I used my friend’s camera to take the bizzillion pictures of Turkey. Mine is smaller, and something is wrong with the zoom control. We both had forgotten to bring our converters, so there was no way to charge the batteries. We planned to go stop somewhere in the village to get one, then charge on the ferry. Well… we forgot. So before doing any more touring, our first objective was to purchase a charger then charge the battery somewhere. I didn’t want to risk not capturing something memorable on camera.
So we thought we could simply find an electronics store really fast… but no, all of them were either sold out or not open. We walked up and down the street asking for the next place that could sell it. We finally went into a hardware store that had one. They even let us charge the battery in their store.
After the charging was done, we walked around the current district we were in for a little, then headed to the next stop on the tour.
The Dolmabahçe Palace was situated right on the Bosphorus Strait. It was built by Sultan Abdulmecid (1839-1861) who was the thirty first Ottoman Sultan.
The tours were divided into English language and Turkish tours. We had to put on plastic booties before entering the Palace. There were too many people per group. I assume they had to do it this way because of the large numbers of visitors. But I was annoyed from the start of the tour. The number of people was so large, that I couldn’t hear the tour guide. And she added to my anxiety by not seeming to care if people heard her. And she moved through the palace at break neck speed. I wanted to browse and absorb the artifacts and rooms. When I finally reached the rally point for the group, she had already given a talk on the current part of the Palace and was moving on already. The next group was pushing us forward faster then I wanted. Ugh.
But the icing on the cake to my annoyance happened on two separate occasions. I am a historian at heart and believe on a sacred level the necessity of adhering to rules and procedures set up for the preservation of historical areas. As we were passing through one hall, up ahead a guy was trying to hold up and put back a drawer from an armoire that his wife had decided to take out. The armoire was in a roped off area. But she still decided to inspect this priceless piece of historical art and artifact personally and almost break it on top of that! I was speechless and mad all at the same time. Where I would have kicked her out immediately, the staff simply told her not to touch the stuff. Arghhhh. And then,
This Palace was one of the few sites that photos were off limits. We were dangling in the back of the tour group as was another family. I noticed a teenage girl steady her phone and take a picture! Then she showed her mom who approved! Argghh. I was ready to leave, before I hurt someone and was thrown in a Turkish prison.
Next we visited another Palace, the Cıragan Palace for a relaxing cup of tea. This Palace was also on the Bosphorus Strait, but had been converted to a luxury hotel. The café was on the backside facing the Strait.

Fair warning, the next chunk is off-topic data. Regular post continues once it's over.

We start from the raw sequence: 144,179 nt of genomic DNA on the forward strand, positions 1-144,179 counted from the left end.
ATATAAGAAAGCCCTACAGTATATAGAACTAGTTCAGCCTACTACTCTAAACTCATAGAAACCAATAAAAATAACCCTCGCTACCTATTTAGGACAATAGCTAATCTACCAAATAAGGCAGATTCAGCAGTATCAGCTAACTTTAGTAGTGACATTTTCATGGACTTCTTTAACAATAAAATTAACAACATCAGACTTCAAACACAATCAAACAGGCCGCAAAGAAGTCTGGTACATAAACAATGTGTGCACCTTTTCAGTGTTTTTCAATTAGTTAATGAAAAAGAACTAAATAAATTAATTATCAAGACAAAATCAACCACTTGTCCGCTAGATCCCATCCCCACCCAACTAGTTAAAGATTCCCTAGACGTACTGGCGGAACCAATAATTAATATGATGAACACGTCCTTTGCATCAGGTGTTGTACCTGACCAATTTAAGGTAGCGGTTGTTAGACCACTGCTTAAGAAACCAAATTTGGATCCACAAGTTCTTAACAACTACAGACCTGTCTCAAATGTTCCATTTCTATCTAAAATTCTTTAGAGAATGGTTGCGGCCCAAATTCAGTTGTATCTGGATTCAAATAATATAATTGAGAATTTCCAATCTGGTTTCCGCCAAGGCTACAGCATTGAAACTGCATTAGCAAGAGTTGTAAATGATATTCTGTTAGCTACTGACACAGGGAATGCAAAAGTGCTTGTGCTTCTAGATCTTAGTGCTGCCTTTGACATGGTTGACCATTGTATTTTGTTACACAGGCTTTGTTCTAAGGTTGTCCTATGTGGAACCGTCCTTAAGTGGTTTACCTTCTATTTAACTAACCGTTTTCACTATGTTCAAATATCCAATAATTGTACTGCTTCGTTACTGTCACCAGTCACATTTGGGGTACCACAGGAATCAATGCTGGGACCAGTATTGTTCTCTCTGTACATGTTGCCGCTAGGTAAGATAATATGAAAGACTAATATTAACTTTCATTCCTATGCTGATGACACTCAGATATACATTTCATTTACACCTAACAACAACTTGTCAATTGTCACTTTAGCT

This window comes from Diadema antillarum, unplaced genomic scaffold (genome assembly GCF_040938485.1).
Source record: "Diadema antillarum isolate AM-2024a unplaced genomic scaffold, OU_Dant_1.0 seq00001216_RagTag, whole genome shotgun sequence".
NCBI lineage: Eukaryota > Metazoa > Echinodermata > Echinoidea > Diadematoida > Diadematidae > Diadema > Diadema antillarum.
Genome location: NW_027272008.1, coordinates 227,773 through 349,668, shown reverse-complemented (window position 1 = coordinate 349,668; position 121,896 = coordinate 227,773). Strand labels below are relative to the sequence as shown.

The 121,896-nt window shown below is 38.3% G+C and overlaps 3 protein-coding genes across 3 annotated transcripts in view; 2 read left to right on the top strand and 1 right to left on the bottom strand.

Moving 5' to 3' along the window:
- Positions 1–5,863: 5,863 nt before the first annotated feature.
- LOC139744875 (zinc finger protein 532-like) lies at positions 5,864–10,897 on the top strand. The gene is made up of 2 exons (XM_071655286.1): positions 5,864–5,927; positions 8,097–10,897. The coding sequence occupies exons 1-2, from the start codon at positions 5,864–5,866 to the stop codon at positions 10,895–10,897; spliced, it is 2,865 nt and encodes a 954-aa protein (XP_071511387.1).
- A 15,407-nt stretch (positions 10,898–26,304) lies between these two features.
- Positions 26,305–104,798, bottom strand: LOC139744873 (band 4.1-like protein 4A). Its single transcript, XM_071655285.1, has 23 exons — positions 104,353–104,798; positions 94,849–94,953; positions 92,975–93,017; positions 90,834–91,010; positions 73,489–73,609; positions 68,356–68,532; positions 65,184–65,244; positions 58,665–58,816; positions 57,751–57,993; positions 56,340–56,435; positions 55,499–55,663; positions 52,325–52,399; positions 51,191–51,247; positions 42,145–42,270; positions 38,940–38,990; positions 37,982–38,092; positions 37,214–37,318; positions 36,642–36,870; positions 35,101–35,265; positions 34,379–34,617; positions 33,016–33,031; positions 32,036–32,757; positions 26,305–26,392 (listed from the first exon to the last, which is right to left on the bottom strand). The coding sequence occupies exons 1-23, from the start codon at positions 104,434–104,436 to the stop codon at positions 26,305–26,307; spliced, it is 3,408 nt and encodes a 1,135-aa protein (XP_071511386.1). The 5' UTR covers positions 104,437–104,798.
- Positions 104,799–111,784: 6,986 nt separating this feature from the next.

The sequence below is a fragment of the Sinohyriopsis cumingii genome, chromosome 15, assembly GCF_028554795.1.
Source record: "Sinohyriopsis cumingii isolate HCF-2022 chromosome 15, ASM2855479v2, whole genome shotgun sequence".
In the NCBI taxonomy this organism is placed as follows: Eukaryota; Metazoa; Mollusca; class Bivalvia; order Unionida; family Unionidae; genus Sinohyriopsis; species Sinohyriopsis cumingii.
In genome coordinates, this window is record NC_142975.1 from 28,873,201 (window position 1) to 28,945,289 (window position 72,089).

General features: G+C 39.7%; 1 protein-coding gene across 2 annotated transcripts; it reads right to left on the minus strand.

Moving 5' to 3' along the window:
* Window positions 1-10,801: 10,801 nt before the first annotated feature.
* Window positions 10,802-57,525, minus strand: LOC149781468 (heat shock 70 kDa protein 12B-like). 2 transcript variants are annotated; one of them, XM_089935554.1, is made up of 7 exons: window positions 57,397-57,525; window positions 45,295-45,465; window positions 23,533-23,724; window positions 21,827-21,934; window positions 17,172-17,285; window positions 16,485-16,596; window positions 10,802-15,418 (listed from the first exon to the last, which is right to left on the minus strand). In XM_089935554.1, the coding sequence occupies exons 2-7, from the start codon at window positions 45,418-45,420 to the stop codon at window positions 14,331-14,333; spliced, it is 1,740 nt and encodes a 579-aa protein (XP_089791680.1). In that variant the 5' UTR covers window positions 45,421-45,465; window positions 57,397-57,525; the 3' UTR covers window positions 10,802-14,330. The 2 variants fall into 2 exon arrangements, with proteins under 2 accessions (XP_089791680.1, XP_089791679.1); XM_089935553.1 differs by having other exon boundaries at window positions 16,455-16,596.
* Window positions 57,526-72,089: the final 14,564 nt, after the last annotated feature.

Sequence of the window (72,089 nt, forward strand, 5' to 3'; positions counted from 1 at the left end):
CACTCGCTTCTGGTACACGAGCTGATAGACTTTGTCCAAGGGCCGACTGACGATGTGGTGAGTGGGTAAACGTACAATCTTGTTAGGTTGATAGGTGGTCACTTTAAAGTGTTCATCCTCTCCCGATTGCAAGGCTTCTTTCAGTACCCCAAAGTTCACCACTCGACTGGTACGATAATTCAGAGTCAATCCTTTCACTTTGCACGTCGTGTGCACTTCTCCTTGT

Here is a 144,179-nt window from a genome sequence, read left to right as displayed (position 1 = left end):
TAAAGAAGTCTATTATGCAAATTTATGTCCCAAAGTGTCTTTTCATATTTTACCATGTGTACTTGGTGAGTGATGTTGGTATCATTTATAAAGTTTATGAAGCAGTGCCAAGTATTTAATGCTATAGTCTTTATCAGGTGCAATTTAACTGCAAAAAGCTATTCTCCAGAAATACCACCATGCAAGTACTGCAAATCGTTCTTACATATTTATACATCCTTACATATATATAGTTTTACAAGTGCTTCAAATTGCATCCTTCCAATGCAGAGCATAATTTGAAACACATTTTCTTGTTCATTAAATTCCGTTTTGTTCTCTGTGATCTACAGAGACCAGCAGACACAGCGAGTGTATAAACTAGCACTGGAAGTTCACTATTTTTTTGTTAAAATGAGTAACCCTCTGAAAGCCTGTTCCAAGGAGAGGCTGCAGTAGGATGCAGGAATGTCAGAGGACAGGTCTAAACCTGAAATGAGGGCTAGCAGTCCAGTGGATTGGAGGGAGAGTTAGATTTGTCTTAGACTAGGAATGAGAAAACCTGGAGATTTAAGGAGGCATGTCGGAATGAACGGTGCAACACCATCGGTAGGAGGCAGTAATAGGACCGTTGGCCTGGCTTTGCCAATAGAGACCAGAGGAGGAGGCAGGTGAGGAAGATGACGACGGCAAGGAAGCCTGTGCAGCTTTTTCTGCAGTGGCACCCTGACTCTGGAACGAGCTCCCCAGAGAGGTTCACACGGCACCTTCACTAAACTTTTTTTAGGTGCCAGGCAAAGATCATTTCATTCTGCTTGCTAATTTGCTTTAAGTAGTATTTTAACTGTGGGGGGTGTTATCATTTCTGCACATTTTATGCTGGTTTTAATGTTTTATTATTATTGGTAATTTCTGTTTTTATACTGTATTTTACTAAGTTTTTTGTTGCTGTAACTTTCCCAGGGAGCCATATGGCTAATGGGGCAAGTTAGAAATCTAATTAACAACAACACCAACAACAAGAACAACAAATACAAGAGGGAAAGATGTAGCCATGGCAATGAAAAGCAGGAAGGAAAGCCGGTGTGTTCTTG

It was a very swank place. Felt a little out of place, but it was good to sit for a while and be served well. (Thought there would be an Orlando Bloom sighting, but didn’t happen.)
We went down to the water for pictures, took a self -guided tour through the rest of the Palace and headed out.
It was getting to be dark by now. So we meandered to a boardwalk area with cute shops and restaurants with outside seating. Lots of people were out and about enjoying the evening. This is where we decided to eat dinner. This area is known for several types of ‘hand held’ foods. My friend wanted me to try both. The first was crepe-like bread, which served as the wrap for a variety of inserts; chocolate, cheeses, mushroom, etc. We got a white cheese one. The other food we got was a baked potato. I’ve had loaded baked potato before, but this was loaded baked potato on steroids. There were at least 20 options and we had nearly all of them. So good!
We went down by to the end of the boardwalk to eat them. It was a beautiful night with happy people all around.
This is when we figured out that we couldn’t catch the next ferry in time. And the last one was several hours away, 11 p.m. No worries. We decided to walk the along the Bosphorus Strait looking at the boats and sites along the seaside. We walked for quite a while, but my friend had a particular destination in mind.
We arrived to a seemingly posh district of the city. She wanted me to try a ‘waffle’ at a place known for it’s waffles. Sure enough, there was a long line waiting patiently for these waffles. Having lived in NYC, I am used to waiting in line for good food. If people are willing to risk hot, cold or windy weather, it’s a sign its good and worth the wait. But I can’t think of a scenario where this phenomenon occurs in North Carolina. (Waiting in the lobby of a restaurant doesn’t count.) Food trucks, perhaps?
When she first mentioned eating a ‘waffle’, thought she meant a ice cream waffle cone. Nope. It was a fresh made waffle filled with varieties of fruit and sweet spreads; chocolate, vanilla, etc. We had to wait for quite a while. The guy directly in front of us ordered six. Six! That alone took 15+ minutes.
But it was worth the wait.
“I pulled up to the house about 7 or 8
And I yelled to the cabbie ‘Yo homes smell ya later’
I looked at my kingdom
I was finally there
To sit on my throne as the Prince of Bel Air”
Fresh Prince of Bel Air, DJ Jazzy Jeff and the Fresh Prince